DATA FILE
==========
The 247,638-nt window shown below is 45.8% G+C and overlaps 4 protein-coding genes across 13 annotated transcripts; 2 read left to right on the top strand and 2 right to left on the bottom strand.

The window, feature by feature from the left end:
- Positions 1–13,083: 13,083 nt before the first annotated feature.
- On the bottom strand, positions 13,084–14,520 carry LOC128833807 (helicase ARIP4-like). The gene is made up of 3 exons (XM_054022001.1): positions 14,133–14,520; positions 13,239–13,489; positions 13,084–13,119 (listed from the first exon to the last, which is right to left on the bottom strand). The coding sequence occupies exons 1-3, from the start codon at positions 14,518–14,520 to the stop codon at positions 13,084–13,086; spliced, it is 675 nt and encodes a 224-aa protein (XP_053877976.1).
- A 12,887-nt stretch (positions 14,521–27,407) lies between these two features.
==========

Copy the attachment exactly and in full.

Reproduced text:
The 247,638-nt window shown below is 45.8% G+C and overlaps 4 protein-coding genes across 13 annotated transcripts; 2 read left to right on the top strand and 2 right to left on the bottom strand.

The window, feature by feature from the left end:
- Positions 1–13,083: 13,083 nt before the first annotated feature.
- On the bottom strand, positions 13,084–14,520 carry LOC128833807 (helicase ARIP4-like). The gene is made up of 3 exons (XM_054022001.1): positions 14,133–14,520; positions 13,239–13,489; positions 13,084–13,119 (listed from the first exon to the last, which is right to left on the bottom strand). The coding sequence occupies exons 1-3, from the start codon at positions 14,518–14,520 to the stop codon at positions 13,084–13,086; spliced, it is 675 nt and encodes a 224-aa protein (XP_053877976.1).
- A 12,887-nt stretch (positions 14,521–27,407) lies between these two features.